Measles Outbreak in US Reaches Records

Curtis Liu, Writer

An anti-vaccination trend has led to more cases of measles this year, some in Southern California

This year in the U.S. alone, there have been more than 450 cases of measles reported, according to the Center for Disease Control and Prevention (CDC). Measles was declared to be eliminated back in 2000, however many parents choose to not vaccinate their children.

A concentrated area in Brooklyn, New York has reported over 300 cases as an individual case can hastily spread to those who are not vaccinated, infants who have not received immunization and to elderly with suppressed immune systems. According to Newsweek, other cases have been reported from 22 other states, including California. 

Earlier this year in January and February, the Philippines faced its own measles outbreak. The Department of Health (DOH) of the Philippines recorded 8,443 cases of measles, leading to a total of 135 deaths. 

In 2017, surveys conducted by the London School of Hygiene and Tropical Medicine received significantly different outcomes before and after a drug based vaccine-producing company, Sanofi Pasteur, made the statement that their product actually increased the risks of dengue infection. In 2015, 93 percent of the surveyed people trusted vaccines. By 2018, the same survey had a relatively miniscule result, as only 32 percent of the people had trust in vaccinations.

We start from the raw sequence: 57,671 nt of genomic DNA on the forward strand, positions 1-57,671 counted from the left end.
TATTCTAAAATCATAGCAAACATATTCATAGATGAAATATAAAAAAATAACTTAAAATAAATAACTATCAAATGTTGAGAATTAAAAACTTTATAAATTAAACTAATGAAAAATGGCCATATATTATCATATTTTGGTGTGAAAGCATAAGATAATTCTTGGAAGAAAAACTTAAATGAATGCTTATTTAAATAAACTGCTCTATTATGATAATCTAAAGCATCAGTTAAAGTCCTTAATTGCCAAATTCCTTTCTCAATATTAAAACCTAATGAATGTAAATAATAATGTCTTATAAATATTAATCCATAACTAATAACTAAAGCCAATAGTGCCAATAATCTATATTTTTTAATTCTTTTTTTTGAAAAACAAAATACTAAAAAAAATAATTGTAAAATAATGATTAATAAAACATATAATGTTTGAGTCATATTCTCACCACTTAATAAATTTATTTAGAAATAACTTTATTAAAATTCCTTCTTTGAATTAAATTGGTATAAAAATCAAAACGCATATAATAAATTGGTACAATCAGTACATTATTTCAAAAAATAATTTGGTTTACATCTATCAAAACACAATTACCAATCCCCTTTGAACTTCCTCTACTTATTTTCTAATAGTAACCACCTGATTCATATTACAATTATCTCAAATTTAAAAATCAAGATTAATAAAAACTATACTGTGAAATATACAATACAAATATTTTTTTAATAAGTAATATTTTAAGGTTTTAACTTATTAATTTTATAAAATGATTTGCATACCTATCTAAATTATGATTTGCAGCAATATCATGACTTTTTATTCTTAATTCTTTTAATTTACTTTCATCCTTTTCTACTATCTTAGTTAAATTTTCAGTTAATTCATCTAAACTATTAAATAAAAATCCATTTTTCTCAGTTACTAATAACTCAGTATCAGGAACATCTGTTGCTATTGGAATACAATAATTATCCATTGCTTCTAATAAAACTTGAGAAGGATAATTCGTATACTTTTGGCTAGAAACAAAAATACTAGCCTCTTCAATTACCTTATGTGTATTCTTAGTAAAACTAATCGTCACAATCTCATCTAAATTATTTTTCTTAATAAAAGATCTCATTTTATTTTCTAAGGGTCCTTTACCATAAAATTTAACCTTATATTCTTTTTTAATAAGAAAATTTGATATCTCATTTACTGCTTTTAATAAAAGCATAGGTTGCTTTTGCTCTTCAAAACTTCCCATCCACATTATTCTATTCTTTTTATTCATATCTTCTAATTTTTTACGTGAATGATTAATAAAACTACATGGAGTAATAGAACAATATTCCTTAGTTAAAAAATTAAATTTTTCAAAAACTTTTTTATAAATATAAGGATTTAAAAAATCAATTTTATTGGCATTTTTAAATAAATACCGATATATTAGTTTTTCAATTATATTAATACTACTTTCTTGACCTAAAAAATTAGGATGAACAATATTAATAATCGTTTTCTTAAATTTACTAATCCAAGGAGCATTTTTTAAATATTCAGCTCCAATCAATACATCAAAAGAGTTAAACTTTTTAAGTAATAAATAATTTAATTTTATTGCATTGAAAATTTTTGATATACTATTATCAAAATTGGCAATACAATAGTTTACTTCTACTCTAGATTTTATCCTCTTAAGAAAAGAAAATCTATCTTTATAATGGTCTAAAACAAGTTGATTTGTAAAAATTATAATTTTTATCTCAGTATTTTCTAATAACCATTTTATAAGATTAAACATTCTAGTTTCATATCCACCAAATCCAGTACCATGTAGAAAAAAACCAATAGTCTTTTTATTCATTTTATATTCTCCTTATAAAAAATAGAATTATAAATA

Around two weeks ago, reports of outbreaks have hit Google’s headquarters in Silicon Valley. These ongoing outbreaks bring on controversial debates on whether children should be vaccinated or not. 

Since the eradication of measles in 2000, the record of reported measles patients was 667 cases in 2014.  Four months into 2019, the current tally of cases is approximately 626 cases with calculations of surpassing the 2014 record within a matter of weeks.

Sophomore Chance Lee said, “I think it is important to vaccinate your children because it is the most efficient way in avoiding serious illnesses. Choosing to not vaccinate children may lead to potentially dangerous outbreaks.”

 Similar views are reflected within our campus, as people generally want to contain the outbreaks as quickly as possible. 

On the contrary, sophomore Eric Sheng had a personal experience with vaccinations and has a different opinion. 

Sheng said he supports anti-vaccination because, “People have the possibility of getting sick even though the germs are supposedly dead. It has happened to me countless times and after I get a vaccination, I go home and get the sickness from the vaccine that it was supposed to protect me from.”

These outbreaks have had a significant contribution to the topic of vaccination; however, the controversies will remain in the foreseeable future.